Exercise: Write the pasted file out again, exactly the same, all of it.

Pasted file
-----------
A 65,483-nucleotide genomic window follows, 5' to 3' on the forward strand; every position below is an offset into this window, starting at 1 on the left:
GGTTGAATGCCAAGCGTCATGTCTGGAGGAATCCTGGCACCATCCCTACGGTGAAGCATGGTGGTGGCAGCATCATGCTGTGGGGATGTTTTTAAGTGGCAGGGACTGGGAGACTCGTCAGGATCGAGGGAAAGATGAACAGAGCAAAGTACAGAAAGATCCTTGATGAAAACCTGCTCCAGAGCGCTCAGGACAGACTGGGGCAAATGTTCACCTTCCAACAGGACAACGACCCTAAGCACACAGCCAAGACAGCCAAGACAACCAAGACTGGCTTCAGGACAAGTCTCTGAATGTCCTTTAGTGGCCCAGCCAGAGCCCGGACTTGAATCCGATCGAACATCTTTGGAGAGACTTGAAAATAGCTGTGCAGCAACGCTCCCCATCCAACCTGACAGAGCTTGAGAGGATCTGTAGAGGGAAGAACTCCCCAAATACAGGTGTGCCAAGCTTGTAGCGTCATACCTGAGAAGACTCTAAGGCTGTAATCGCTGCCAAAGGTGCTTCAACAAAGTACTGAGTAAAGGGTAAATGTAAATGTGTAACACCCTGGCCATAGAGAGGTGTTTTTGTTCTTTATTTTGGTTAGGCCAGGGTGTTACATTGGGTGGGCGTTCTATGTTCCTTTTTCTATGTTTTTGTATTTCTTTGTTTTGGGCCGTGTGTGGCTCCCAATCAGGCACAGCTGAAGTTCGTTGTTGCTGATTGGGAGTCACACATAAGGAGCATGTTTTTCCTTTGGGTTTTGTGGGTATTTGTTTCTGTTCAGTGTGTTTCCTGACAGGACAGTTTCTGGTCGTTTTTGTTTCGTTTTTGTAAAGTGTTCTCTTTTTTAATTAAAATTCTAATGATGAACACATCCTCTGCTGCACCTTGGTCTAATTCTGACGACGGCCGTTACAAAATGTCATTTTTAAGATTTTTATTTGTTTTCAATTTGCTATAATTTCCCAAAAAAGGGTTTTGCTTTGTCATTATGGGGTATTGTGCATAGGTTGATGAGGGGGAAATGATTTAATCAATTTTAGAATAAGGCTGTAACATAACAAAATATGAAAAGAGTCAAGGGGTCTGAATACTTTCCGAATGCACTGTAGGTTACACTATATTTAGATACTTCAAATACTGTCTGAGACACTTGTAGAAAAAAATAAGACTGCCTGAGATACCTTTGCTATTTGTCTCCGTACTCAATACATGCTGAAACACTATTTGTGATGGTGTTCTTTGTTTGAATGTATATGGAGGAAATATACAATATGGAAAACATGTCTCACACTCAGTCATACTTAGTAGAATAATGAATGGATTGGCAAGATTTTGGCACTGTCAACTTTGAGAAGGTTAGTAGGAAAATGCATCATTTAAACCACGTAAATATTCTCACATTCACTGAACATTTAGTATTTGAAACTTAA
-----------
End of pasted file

A 65,483-nucleotide genomic window follows, 5' to 3' on the forward strand; every position below is an offset into this window, starting at 1 on the left:
GGTTGAATGCCAAGCGTCATGTCTGGAGGAATCCTGGCACCATCCCTACGGTGAAGCATGGTGGTGGCAGCATCATGCTGTGGGGATGTTTTTAAGTGGCAGGGACTGGGAGACTCGTCAGGATCGAGGGAAAGATGAACAGAGCAAAGTACAGAAAGATCCTTGATGAAAACCTGCTCCAGAGCGCTCAGGACAGACTGGGGCAAATGTTCACCTTCCAACAGGACAACGACCCTAAGCACACAGCCAAGACAGCCAAGACAACCAAGACTGGCTTCAGGACAAGTCTCTGAATGTCCTTTAGTGGCCCAGCCAGAGCCCGGACTTGAATCCGATCGAACATCTTTGGAGAGACTTGAAAATAGCTGTGCAGCAACGCTCCCCATCCAACCTGACAGAGCTTGAGAGGATCTGTAGAGGGAAGAACTCCCCAAATACAGGTGTGCCAAGCTTGTAGCGTCATACCTGAGAAGACTCTAAGGCTGTAATCGCTGCCAAAGGTGCTTCAACAAAGTACTGAGTAAAGGGTAAATGTAAATGTGTAACACCCTGGCCATAGAGAGGTGTTTTTGTTCTTTATTTTGGTTAGGCCAGGGTGTTACATTGGGTGGGCGTTCTATGTTCCTTTTTCTATGTTTTTGTATTTCTTTGTTTTGGGCCGTGTGTGGCTCCCAATCAGGCACAGCTGAAGTTCGTTGTTGCTGATTGGGAGTCACACATAAGGAGCATGTTTTTCCTTTGGGTTTTGTGGGTATTTGTTTCTGTTCAGTGTGTTTCCTGACAGGACAGTTTCTGGTCGTTTTTGTTTCGTTTTTGTAAAGTGTTCTCTTTTTTAATTAAAATTCTAATGATGAACACATCCTCTGCTGCACCTTGGTCTAATTCTGACGACGGCCGTTACAAAATGTCATTTTTAAGATTTTTATTTGTTTTCAATTTGCTATAATTTCCCAAAAAAGGGTTTTGCTTTGTCATTATGGGGTATTGTGCATAGGTTGATGAGGGGGAAATGATTTAATCAATTTTAGAATAAGGCTGTAACATAACAAAATATGAAAAGAGTCAAGGGGTCTGAATACTTTCCGAATGCACTGTAGGTTACACTATATTTAGATACTTCAAATACTGTCTGAGACACTTGTAGAAAAAAATAAGACTGCCTGAGATACCTTTGCTATTTGTCTCCGTACTCAATACATGCTGAAACACTATTTGTGATGGTGTTCTTTGTTTGAATGTATATGGAGGAAATATACAATATGGAAAACATGTCTCACACTCAGTCATACTTAGTAGAATAATGAATGGATTGGCAAGATTTTGGCACTGTCAACTTTGAGAAGGTTAGTAGGAAAATGCATCATTTAAACCACGTAAATATTCTCACATTCACTGAACATTTAGTATTTGAAACTTAA